The Rise of Cryo-EM
One of the greatest advantages of cryo-EM relative to conventional structural biology techniques is its ability to analyze large, complex and flexible structures. Oftentimes these cannot be crystallized for X-ray crystallography (XRD) or are too large and complex for nuclear magnetic resonance (NMR) spectroscopy. These include many biologically important proteins, especially those with variable or flexible structures like membrane proteins. The established methods for structure determination, XRD and NMR, are now routinely integrated with cryo-EM density maps to achieve atomic-resolution models of complex, dynamic molecular assemblies.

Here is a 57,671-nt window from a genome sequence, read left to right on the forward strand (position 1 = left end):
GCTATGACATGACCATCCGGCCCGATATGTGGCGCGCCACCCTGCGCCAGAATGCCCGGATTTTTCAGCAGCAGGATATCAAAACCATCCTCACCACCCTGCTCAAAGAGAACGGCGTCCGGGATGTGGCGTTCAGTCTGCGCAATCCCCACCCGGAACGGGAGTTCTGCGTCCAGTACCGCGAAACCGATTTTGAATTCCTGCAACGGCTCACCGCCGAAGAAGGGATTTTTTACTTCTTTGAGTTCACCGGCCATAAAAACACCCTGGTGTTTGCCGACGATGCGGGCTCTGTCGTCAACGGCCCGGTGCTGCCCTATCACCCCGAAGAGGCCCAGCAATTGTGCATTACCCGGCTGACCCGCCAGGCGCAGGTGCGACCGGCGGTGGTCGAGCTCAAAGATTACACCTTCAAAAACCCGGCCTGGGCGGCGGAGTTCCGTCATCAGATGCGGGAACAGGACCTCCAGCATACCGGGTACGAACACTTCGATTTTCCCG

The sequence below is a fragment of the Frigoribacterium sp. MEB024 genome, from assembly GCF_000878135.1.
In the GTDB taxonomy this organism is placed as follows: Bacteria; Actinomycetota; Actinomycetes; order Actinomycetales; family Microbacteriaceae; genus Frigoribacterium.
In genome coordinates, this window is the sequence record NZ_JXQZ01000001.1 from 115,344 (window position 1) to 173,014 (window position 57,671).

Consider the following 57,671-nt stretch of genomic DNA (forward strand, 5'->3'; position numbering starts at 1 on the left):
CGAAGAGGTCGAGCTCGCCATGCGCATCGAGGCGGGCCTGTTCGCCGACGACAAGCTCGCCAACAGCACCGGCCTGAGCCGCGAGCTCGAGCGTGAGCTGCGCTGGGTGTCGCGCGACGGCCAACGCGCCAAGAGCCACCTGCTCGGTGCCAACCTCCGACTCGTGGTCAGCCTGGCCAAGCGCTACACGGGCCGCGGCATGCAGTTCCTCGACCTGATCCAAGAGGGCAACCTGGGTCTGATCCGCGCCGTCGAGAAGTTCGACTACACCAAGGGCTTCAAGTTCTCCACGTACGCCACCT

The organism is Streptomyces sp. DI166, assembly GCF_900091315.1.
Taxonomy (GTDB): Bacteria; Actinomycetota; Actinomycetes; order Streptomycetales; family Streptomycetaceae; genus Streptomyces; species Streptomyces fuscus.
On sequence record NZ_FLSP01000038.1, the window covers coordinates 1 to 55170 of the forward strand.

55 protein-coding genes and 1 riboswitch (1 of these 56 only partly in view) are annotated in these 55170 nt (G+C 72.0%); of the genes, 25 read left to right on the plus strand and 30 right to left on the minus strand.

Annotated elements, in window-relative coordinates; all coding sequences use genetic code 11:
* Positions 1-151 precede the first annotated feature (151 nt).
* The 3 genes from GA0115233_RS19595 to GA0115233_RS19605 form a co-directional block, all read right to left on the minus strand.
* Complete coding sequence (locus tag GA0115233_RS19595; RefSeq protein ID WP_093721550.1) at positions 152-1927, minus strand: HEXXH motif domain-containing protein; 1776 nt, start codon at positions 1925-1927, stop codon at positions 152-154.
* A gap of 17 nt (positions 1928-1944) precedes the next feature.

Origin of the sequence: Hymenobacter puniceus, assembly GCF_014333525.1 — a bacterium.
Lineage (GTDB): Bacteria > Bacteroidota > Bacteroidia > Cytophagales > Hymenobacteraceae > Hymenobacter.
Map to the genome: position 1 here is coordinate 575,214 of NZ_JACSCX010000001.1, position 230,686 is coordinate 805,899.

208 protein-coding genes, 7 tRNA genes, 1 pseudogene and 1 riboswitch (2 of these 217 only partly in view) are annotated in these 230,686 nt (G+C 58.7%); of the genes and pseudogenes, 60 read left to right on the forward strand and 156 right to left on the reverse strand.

Since the first model based on cryo-EM reconstruction was deposited with the PDB (Protein Data Bank) in 1997, the number of deposited structures has grown exponentially. Cryo-EM was responsible for entries to the EMDB surpassing 1,000 in 2016, with a quarter of all entries deposited that year alone. Many of these most recent depositions include critical macromolecular assemblies previously thought impervious to structure determination.